Watering needs for new trees will be posted on our website throughout the summer. Current status -Wet, Normal, Dry, or Very Hot and Dry- will be updated as conditions change. Please contact us if you have questions.
Watering Basics for New Trees
- In Central Virginia new trees need to be watered from May through October the first two years after planting.
- The ideal watering schedule for a new tree is once a week, unless there is at least one inch of rain.
- Watering once a month from May to October will reduce tree mortality during a typical summer, but will not necessarily produce a healthy tree.
- If you cannot water weekly through the entire watering season, increase watering frequency to once a week when the summer becomes very hot or dry.
- At least 15 gallons of water should be applied each time you water.
- These are general guidelines. There are many variables – soil type, planting location, tree species & season planted – that will influence watering needs. Check the soil near the root ball to determine when to water; the root ball should not dry out during the summer.
Summer Dos, Don’ts and Tips for Trees
- Do use organic mulches (wood chips, bark, etc) to conserve soil moisture and moderate soil temperature. Mulch should be 2 -4 inches deep and should never touch the trunk of the tree.
- Do not use inorganic mulches such as stones.
- Do pay more attention to trees near pavement or other hard surfaces since these trees experience more heat than those in the middle of a yard or landscaped area.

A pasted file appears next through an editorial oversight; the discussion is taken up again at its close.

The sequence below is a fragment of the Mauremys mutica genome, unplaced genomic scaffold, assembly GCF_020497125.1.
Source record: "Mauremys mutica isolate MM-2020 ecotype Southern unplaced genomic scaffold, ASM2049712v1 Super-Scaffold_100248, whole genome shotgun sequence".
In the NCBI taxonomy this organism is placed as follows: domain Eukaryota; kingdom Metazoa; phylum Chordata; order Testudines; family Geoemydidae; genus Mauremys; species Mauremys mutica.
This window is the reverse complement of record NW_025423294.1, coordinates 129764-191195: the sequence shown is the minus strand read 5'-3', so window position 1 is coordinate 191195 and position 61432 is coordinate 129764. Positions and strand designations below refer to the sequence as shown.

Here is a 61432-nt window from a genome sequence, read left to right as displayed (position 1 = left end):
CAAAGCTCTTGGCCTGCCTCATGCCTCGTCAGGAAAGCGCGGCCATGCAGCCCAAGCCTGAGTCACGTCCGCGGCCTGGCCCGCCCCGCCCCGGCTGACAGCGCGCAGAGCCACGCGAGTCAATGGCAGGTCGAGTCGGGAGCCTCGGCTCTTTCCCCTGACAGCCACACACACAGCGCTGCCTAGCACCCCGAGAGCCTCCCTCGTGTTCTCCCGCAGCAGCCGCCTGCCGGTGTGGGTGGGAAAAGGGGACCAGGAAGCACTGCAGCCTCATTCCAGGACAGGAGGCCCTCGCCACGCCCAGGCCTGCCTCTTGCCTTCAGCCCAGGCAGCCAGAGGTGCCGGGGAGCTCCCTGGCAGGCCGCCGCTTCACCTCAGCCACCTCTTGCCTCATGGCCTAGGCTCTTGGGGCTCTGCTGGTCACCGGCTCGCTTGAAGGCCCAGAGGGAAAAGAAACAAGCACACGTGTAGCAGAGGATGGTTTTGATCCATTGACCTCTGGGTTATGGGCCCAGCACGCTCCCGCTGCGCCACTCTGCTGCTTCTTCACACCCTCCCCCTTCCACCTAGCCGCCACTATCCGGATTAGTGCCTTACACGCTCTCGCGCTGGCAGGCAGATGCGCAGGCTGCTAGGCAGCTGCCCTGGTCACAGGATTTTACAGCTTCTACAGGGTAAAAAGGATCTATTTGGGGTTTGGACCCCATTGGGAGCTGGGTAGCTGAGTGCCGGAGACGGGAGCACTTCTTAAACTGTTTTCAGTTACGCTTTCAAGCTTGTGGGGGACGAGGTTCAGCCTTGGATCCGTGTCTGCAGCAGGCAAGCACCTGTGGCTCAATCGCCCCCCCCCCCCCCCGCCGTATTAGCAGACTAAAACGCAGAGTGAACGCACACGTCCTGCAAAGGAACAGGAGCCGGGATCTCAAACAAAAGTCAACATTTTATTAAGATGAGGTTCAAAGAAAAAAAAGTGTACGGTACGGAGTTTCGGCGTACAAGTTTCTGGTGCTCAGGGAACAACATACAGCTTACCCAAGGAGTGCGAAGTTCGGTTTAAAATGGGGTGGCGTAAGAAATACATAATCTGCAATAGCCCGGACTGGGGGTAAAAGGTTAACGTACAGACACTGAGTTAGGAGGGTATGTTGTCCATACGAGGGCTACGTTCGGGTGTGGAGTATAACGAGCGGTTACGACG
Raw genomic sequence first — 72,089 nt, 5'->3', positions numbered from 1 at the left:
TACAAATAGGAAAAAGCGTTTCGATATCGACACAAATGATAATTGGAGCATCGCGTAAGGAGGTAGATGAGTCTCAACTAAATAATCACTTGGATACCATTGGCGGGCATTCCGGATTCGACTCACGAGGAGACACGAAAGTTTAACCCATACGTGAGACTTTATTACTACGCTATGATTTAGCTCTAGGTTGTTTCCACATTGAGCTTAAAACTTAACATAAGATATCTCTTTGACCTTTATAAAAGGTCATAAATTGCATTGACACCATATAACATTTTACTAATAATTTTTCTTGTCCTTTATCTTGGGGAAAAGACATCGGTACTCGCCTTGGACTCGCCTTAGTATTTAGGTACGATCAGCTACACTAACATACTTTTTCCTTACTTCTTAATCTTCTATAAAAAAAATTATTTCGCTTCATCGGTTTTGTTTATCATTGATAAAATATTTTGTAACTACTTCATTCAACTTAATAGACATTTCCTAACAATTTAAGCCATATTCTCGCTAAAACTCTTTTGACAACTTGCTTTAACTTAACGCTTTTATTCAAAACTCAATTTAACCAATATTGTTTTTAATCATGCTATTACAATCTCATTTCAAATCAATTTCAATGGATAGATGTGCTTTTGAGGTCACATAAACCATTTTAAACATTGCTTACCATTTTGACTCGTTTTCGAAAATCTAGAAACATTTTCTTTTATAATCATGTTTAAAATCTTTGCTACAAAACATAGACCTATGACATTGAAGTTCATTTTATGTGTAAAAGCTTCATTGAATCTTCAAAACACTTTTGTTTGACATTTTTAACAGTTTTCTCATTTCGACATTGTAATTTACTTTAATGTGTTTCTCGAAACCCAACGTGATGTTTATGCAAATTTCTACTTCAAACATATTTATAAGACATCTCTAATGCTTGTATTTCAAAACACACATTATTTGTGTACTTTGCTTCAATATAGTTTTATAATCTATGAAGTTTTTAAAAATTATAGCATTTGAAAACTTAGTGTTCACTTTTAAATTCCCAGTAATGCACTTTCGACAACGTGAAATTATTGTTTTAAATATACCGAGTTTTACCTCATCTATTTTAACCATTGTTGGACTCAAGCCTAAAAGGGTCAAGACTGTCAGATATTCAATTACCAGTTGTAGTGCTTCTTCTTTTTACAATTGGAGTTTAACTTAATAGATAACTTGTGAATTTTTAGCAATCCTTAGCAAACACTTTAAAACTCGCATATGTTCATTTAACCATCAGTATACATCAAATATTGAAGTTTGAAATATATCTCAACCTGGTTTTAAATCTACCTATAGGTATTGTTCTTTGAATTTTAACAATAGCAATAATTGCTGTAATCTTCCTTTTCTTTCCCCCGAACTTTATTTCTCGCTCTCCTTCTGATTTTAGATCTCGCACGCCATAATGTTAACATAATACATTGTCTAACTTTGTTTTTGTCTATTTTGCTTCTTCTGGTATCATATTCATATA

- Do water so that it soaks into the ground rather than running off.
- Deep watering is essential!
- Do not give small amounts of water. Even if this is done often, it does more harm than good. This encourages shallow roots that dry quickly.
- The best time to water mature trees is between late evening, at night , or very early morning. Trees replace the water they have lost during the day at night. Watering at night also reduces the amount of water lost to evaporation.
- Do not use fertilizers around trees during drought and be very cautious about the use of pesticides.
- During drought and water restrictions, give trees priority over lawns. It takes many more years to grow a tree than a lawn. A lawn can become dormant and, if necessary, can be replaced in a season; it could take a lifetime to replace a large tree.